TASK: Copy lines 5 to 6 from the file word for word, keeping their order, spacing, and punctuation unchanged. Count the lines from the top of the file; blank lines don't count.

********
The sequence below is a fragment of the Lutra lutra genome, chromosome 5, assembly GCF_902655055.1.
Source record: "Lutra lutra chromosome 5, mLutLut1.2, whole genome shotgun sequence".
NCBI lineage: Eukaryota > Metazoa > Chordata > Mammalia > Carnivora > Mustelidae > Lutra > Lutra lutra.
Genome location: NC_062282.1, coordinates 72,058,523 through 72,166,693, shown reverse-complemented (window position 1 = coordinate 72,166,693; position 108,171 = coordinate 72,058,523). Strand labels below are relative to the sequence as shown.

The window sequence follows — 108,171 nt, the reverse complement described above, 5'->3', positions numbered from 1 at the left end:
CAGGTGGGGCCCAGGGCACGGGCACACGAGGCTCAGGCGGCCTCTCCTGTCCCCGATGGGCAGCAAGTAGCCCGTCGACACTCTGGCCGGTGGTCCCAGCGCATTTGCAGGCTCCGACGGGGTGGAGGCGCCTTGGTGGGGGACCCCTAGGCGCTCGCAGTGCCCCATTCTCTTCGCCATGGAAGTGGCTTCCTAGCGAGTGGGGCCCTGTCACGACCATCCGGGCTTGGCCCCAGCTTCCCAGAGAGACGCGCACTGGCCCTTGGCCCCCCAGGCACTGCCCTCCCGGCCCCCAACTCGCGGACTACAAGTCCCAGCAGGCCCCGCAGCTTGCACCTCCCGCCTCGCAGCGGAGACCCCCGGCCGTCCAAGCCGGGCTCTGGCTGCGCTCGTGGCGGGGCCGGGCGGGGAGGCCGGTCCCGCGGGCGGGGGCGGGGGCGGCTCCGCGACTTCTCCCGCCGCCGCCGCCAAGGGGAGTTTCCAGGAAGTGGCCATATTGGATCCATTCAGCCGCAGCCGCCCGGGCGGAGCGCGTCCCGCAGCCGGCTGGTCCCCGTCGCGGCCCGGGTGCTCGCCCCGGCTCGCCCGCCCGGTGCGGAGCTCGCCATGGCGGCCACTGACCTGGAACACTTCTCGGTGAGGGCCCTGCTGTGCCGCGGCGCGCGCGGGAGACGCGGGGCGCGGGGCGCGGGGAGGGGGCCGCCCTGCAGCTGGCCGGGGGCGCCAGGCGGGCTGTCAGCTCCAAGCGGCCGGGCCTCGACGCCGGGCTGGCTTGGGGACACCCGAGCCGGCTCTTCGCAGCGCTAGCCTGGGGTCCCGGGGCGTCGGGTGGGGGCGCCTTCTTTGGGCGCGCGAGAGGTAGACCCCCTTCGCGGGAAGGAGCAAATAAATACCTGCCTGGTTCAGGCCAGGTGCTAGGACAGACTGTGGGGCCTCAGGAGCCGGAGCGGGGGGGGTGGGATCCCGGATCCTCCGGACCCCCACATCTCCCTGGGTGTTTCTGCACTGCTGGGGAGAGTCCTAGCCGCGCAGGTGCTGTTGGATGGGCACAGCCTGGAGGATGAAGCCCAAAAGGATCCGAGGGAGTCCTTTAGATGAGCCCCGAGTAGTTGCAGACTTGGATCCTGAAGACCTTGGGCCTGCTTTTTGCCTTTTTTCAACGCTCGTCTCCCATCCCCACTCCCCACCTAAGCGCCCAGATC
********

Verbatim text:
The window sequence follows — 108,171 nt, the reverse complement described above, 5'->3', positions numbered from 1 at the left end:
CAGGTGGGGCCCAGGGCACGGGCACACGAGGCTCAGGCGGCCTCTCCTGTCCCCGATGGGCAGCAAGTAGCCCGTCGACACTCTGGCCGGTGGTCCCAGCGCATTTGCAGGCTCCGACGGGGTGGAGGCGCCTTGGTGGGGGACCCCTAGGCGCTCGCAGTGCCCCATTCTCTTCGCCATGGAAGTGGCTTCCTAGCGAGTGGGGCCCTGTCACGACCATCCGGGCTTGGCCCCAGCTTCCCAGAGAGACGCGCACTGGCCCTTGGCCCCCCAGGCACTGCCCTCCCGGCCCCCAACTCGCGGACTACAAGTCCCAGCAGGCCCCGCAGCTTGCACCTCCCGCCTCGCAGCGGAGACCCCCGGCCGTCCAAGCCGGGCTCTGGCTGCGCTCGTGGCGGGGCCGGGCGGGGAGGCCGGTCCCGCGGGCGGGGGCGGGGGCGGCTCCGCGACTTCTCCCGCCGCCGCCGCCAAGGGGAGTTTCCAGGAAGTGGCCATATTGGATCCATTCAGCCGCAGCCGCCCGGGCGGAGCGCGTCCCGCAGCCGGCTGGTCCCCGTCGCGGCCCGGGTGCTCGCCCCGGCTCGCCCGCCCGGTGCGGAGCTCGCCATGGCGGCCACTGACCTGGAACACTTCTCGGTGAGGGCCCTGCTGTGCCGCGGCGCGCGCGGGAGACGCGGGGCGCGGGGCGCGGGGAGGGGGCCGCCCTGCAGCTGGCCGGGGGCGCCAGGCGGGCTGTCAGCTCCAAGCGGCCGGGCCTCGACGCCGGGCTGGCTTGGGGACACCCGAGCCGGCTCTTCGCAGCGCTAGCCTGGGGTCCCGGGGCGTCGGGTGGGGGCGCCTTCTTTGGGCGCGCGAGAGGTAGACCCCCTTCGCGGGAAGGAGCAAATAAATACCTGCCTGGTTCAGGCCAGGTGCTAGGACAGACTGTGGGGCCTCAGGAGCCGGAGCGGGGGGGGTGGGATCCCGGATCCTCCGGACCCCCACATCTCCCTGGGTGTTTCTGCACTGCTGGGGAGAGTCCTAGCCGCGCAGGTGCTGTTGGATGGGCACAGCCTGGAGGATGAAGCCCAAAAGGATCCGAGGGAGTCCTTTAGATGAGCCCCGAGTAGTTGCAGACTTGGATCCTGAAGACCTTGGGCCTGCTTTTTGCCTTTTTTCAACGCTCGTCTCCCATCCCCACTCCCCACCTAAGCGCCCAGATC